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  • Writer's pictureJennifer Hauber

Overcoming Shame

Updated: Nov 5, 2023

For forty-two years, I suffered in silence.  I purposely shut out memories from my childhood that were too painful for me to process.  I always believed I was resilient and had the ability to succeed despite this. It is my hope that in sharing this, I can convince others to open up to someone in order to embark on their own journey of healing. Although I wasn’t consciously aware of it at the time, the amount of shame I carried was insurmountable.  What would YOU think of me if you knew?  Any anger I had toward this situation was turned inward, and I absolutely hated myself. On the outside, I appeared carefree, outgoing and happy.  I was playing a part, and I was a good actress. However, on the inside, I was riddled with fear, doubt, self-loathing, and with a feeling that I did not belong.  

Quote about Shame from Brene Brown
Quote about Shame


Shame can have positive attributes. It helps us set limits and boundaries on our own behavior.  However, when shame overtakes one’s identity, it can become toxic.  I never felt good enough and I created a false identity. I became a perfectionist, a people-pleaser, and anyone YOU wanted me to be. I craved constant validation. My entire self-worth was contingent upon what YOU thought of me. I always believed in the saying “I am what I think YOU think I am.”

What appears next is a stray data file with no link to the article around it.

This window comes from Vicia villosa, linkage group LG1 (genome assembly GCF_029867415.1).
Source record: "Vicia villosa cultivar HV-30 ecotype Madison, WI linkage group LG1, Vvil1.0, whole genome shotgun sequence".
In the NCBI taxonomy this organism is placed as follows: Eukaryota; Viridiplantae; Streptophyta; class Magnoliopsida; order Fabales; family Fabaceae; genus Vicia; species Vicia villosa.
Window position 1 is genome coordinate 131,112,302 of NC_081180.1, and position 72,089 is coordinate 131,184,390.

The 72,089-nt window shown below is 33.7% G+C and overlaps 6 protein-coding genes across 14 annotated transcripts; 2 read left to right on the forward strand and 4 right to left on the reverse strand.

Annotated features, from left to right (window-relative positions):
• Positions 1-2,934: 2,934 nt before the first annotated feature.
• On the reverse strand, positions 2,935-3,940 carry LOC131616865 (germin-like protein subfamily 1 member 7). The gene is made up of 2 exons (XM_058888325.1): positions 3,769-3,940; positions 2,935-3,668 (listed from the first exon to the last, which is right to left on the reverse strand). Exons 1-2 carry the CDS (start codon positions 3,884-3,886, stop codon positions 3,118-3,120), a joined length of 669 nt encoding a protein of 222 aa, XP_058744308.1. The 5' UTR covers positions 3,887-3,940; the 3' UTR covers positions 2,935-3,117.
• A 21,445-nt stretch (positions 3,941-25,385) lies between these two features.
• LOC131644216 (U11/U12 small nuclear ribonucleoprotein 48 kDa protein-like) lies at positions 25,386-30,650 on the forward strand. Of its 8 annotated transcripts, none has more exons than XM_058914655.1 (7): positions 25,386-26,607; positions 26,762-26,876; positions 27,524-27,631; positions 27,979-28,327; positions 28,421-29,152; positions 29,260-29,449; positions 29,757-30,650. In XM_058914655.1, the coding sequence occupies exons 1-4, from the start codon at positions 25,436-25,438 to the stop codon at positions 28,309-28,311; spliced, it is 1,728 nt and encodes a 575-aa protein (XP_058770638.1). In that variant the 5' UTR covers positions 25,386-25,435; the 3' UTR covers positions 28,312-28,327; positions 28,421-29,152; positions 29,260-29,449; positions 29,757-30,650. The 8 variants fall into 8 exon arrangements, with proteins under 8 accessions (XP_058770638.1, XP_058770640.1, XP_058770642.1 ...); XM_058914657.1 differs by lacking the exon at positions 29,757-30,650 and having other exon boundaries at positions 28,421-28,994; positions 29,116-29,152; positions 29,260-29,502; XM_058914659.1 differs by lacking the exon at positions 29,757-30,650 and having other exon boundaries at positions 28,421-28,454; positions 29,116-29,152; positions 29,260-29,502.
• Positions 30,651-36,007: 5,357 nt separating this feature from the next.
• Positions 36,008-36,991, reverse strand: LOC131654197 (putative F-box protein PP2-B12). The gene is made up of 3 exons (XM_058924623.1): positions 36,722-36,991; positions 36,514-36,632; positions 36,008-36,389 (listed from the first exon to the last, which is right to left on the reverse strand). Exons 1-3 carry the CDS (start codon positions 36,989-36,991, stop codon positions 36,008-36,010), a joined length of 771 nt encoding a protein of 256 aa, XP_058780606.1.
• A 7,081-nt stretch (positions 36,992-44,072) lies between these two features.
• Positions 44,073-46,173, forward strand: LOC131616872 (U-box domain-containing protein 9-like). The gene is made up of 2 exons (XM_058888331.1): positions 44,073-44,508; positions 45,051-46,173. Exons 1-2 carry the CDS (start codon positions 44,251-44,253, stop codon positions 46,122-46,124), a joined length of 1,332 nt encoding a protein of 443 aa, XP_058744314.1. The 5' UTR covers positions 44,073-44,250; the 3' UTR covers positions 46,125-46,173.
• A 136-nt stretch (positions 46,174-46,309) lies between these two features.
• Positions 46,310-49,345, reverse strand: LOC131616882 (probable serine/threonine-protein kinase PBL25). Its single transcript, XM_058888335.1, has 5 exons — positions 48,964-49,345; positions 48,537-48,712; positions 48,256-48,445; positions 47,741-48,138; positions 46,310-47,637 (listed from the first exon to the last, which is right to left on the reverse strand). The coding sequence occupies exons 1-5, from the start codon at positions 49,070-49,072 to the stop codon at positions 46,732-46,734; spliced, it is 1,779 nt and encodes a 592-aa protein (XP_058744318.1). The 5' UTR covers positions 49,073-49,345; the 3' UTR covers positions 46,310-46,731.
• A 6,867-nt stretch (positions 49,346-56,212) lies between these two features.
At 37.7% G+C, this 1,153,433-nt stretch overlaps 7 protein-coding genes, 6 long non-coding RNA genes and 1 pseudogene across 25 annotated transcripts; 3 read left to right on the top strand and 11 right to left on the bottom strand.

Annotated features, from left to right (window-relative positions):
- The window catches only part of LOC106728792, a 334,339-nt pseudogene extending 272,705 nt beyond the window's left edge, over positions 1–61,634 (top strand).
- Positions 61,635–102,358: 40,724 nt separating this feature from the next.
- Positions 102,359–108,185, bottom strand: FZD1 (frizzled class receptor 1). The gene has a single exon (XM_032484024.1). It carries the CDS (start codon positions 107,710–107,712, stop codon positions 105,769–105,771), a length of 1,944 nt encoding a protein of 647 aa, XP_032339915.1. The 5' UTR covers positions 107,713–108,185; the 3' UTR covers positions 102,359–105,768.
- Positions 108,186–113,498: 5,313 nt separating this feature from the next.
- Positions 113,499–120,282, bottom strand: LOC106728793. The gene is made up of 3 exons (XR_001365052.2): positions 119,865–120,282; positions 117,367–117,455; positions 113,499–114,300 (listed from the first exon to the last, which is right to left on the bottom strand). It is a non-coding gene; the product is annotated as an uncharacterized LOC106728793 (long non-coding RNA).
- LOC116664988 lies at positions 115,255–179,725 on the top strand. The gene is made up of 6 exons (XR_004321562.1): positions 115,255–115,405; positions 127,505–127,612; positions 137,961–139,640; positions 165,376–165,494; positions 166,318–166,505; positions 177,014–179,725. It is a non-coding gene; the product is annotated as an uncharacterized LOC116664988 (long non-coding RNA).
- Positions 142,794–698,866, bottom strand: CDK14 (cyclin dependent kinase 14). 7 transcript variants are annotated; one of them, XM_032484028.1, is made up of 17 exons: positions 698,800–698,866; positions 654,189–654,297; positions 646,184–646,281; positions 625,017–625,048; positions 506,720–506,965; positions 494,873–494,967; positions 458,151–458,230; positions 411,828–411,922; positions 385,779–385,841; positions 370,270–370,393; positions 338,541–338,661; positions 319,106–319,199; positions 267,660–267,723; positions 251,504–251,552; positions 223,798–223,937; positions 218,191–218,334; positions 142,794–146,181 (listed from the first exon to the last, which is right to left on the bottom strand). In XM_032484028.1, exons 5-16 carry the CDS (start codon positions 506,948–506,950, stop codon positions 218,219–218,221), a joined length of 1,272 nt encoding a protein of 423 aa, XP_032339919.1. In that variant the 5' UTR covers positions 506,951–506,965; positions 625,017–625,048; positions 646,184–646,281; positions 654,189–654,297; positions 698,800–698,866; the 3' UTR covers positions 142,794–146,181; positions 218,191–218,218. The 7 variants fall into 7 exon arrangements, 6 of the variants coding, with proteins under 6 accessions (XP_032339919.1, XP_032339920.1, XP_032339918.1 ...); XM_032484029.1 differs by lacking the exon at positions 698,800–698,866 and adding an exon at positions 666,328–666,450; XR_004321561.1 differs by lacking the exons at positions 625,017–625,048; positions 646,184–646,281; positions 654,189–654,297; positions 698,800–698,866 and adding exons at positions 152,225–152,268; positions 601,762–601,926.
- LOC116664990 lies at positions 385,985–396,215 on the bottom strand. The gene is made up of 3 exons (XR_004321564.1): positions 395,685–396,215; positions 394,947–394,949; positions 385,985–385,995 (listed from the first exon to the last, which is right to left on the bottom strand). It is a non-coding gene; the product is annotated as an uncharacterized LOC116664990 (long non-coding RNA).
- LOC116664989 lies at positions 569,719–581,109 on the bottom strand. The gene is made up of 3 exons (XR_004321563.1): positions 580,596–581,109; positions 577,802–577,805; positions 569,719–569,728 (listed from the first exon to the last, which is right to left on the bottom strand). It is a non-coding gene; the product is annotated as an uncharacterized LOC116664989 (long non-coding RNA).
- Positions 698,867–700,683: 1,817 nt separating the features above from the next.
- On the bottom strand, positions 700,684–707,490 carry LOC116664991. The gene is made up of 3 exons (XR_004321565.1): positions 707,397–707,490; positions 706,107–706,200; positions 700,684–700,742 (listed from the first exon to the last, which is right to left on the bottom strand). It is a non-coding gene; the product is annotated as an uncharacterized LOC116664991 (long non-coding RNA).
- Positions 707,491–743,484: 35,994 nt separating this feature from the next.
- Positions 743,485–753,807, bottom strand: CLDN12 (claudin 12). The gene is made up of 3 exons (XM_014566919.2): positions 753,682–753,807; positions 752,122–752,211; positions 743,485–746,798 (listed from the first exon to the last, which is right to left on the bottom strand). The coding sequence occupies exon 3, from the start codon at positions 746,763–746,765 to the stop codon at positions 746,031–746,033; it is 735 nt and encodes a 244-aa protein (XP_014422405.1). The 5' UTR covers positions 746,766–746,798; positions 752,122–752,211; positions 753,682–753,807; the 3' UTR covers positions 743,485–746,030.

I eventually turned to substances to help me cope with the feelings I had on the inside. This became my solution.  They acted as a social lubricant that lowered my inhibitions and gave me the ability to feel comfortable in my own skin. Eventually, I fell into addiction.  My life spiraled out of control, and the intrinsic shame I shouldered became compounded exponentially by the humiliation of my own actions.  I no longer wanted to live.


After seeking help at a treatment center, I not only began a life of sobriety, but I opened up about my past for the first time. I realized that I was not alone as others shared about their own similar experiences.  Over time, I slowly opened up to my family, close friends, and support group.  To my surprise, their reactions were not of shock and horror to my actions. They were supportive and helped me embrace the truth that I was a blameless victim of my past. They also helped me learn to forgive myself for my own actions in addiction.


My blog is titled “The Healing Power of Vulnerability” because becoming honest with myself and others helped to heal the shame that held me prisoner for a long time.  I have learned to accept and love myself for who I am defects and all.  I share my story at treatment centers to offer hope in overcoming addiction and to help encourage others to own their truth. Today I am free…free from the shame and the  constant worry of others’ opinions.  I have learned to be kind and love myself.  If you can relate to the feelings I have expressed in this post, I encourage you to open up to a trusted friend or therapist in order to feel the peace and happiness that we all deserve.


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